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Peer-to-Peer Lending Update

Adam Rust's picture

Posted September 10, 2010

New data on lending at Prosper reveals how peer-to-peer lending is changing. The volume and amount of lending would appear to be on the rise. Some things are still the same: most often, Prosper's borrowers are using the loans to consolidate outstanding debts, to get a small business loan, or to improve their home. Prosper facilitated just over $201 million in loans in the last 12 months, but more than $21 million during July 2010. If you assume that there is little difference in broader demand for credit in July than at other times of the year, then those numbers would suggest Prosper is drawing more consumers. Mix of customers is perhaps the most interesting thing about the new data. It seems

that Prosper is a source of credit for those with few options. Prosper is facilitating loans to people with thin files and to those  with bad credit. Both of these groups paid more than 30 percent interest, on average, for their loans. Lenders appear to approach those borrowers with caution. Prosper doesn't tell you how those loans are actually performing. They give data on "expected annual loss rate" and on "expected yield."

Lending Club's data provides more clarity.  Their site even lets visitors download performance data.  The inference that couldn't be confirmed with Prosper's data is visible here. The best returns are not on the highest grade of consumer (as defined by credit score) or with the lowest-score borrowers. Instead, it is theC, D and E credit-grade borrower that produces the best return.   Lending Club uses a 7-tier system, while Prosper uses a 5 tier plus a thin file system.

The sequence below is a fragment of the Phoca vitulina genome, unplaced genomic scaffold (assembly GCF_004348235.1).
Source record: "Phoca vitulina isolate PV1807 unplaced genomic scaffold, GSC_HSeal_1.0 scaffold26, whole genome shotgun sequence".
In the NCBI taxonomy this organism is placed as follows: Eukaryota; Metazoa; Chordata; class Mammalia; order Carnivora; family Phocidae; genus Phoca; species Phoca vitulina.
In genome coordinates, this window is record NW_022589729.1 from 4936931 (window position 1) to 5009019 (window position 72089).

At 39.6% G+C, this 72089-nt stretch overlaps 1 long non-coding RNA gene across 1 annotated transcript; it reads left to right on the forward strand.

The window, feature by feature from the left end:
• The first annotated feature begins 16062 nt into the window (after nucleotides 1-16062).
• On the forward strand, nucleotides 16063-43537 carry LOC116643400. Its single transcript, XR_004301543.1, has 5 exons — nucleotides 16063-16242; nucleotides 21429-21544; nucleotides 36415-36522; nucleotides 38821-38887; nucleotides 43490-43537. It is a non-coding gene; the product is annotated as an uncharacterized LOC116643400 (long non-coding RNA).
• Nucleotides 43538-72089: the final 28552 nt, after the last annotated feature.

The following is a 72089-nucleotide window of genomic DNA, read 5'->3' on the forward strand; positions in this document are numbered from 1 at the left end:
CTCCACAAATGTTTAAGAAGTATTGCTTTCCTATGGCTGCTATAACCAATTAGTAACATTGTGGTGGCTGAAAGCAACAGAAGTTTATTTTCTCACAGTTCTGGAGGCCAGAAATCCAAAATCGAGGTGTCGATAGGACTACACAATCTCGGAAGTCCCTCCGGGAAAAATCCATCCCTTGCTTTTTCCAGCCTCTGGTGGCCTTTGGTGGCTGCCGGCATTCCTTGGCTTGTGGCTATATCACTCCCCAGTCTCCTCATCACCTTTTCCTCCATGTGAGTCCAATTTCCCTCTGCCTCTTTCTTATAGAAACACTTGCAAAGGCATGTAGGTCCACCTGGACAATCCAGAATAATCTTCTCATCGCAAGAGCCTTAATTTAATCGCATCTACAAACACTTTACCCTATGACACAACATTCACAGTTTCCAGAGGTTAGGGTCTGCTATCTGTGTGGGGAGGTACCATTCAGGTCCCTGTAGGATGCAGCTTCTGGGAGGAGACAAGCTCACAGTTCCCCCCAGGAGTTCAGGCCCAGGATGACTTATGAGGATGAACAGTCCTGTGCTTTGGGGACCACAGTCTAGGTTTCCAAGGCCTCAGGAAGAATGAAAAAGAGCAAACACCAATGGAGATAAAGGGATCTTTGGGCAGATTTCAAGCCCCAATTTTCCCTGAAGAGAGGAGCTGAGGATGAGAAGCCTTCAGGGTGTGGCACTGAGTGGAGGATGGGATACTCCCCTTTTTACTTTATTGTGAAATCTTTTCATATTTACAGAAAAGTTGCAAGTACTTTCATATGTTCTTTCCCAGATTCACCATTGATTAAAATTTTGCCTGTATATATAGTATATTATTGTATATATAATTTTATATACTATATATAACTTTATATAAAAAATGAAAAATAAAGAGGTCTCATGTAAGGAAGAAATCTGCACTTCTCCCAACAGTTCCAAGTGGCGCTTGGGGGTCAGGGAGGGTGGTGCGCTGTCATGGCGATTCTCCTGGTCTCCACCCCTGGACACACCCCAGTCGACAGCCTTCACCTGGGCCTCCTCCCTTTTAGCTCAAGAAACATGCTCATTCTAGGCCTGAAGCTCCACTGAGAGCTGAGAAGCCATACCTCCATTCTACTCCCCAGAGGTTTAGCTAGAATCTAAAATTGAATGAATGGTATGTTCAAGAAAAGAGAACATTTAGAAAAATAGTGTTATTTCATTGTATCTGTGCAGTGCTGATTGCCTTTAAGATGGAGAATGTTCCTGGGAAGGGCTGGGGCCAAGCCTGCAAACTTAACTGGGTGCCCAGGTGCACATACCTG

The highest after-default returns were for loans for weddings, for debt consolidation, and for credit card refinance. Auto loans were far and away the least rewarding purpose.

We know that people are cutting back on their debt. We also know that many people are finding it hard to get loans for small businesses.  Credit card companies have begun to migrate to "professional" cards, of course, but that is as much a reflection of gaps in consumer protections as it is a reflection of easing credit.

It is hard to tell, given Prosper's more opaque reporting, but it would appear that investors are faring about the same at both sites.  Lending Club's data says that their return is 2 basis points greater than Prosper's "expected annual return."